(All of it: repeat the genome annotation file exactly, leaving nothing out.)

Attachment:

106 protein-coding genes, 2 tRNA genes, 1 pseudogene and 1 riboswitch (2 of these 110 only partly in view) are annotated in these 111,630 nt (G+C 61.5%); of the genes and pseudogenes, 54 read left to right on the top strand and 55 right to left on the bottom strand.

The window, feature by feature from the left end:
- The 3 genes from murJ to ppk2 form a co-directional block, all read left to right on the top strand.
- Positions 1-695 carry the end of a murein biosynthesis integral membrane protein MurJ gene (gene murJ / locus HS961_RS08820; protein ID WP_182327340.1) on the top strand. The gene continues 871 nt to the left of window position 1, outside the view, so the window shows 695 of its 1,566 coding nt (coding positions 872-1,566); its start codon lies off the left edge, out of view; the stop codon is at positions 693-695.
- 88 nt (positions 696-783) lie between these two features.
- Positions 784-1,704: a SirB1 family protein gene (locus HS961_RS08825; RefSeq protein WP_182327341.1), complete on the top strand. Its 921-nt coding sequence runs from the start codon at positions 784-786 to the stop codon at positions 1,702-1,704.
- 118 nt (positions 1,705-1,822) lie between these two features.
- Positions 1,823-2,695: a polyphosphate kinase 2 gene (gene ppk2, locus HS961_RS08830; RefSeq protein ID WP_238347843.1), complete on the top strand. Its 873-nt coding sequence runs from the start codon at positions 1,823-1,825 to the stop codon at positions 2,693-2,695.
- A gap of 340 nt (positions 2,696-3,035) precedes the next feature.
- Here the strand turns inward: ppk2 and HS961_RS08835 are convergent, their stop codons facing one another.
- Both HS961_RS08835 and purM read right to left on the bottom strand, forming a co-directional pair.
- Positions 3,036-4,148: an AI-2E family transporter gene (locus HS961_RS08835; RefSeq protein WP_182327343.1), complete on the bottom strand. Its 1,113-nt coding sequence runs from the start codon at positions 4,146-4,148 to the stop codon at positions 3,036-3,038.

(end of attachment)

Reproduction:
106 protein-coding genes, 2 tRNA genes, 1 pseudogene and 1 riboswitch (2 of these 110 only partly in view) are annotated in these 111,630 nt (G+C 61.5%); of the genes and pseudogenes, 54 read left to right on the top strand and 55 right to left on the bottom strand.

The window, feature by feature from the left end:
- The 3 genes from murJ to ppk2 form a co-directional block, all read left to right on the top strand.
- Positions 1-695 carry the end of a murein biosynthesis integral membrane protein MurJ gene (gene murJ / locus HS961_RS08820; protein ID WP_182327340.1) on the top strand. The gene continues 871 nt to the left of window position 1, outside the view, so the window shows 695 of its 1,566 coding nt (coding positions 872-1,566); its start codon lies off the left edge, out of view; the stop codon is at positions 693-695.
- 88 nt (positions 696-783) lie between these two features.
- Positions 784-1,704: a SirB1 family protein gene (locus HS961_RS08825; RefSeq protein WP_182327341.1), complete on the top strand. Its 921-nt coding sequence runs from the start codon at positions 784-786 to the stop codon at positions 1,702-1,704.
- 118 nt (positions 1,705-1,822) lie between these two features.
- Positions 1,823-2,695: a polyphosphate kinase 2 gene (gene ppk2, locus HS961_RS08830; RefSeq protein ID WP_238347843.1), complete on the top strand. Its 873-nt coding sequence runs from the start codon at positions 1,823-1,825 to the stop codon at positions 2,693-2,695.
- A gap of 340 nt (positions 2,696-3,035) precedes the next feature.
- Here the strand turns inward: ppk2 and HS961_RS08835 are convergent, their stop codons facing one another.
- Both HS961_RS08835 and purM read right to left on the bottom strand, forming a co-directional pair.
- Positions 3,036-4,148: an AI-2E family transporter gene (locus HS961_RS08835; RefSeq protein WP_182327343.1), complete on the bottom strand. Its 1,113-nt coding sequence runs from the start codon at positions 4,146-4,148 to the stop codon at positions 3,036-3,038.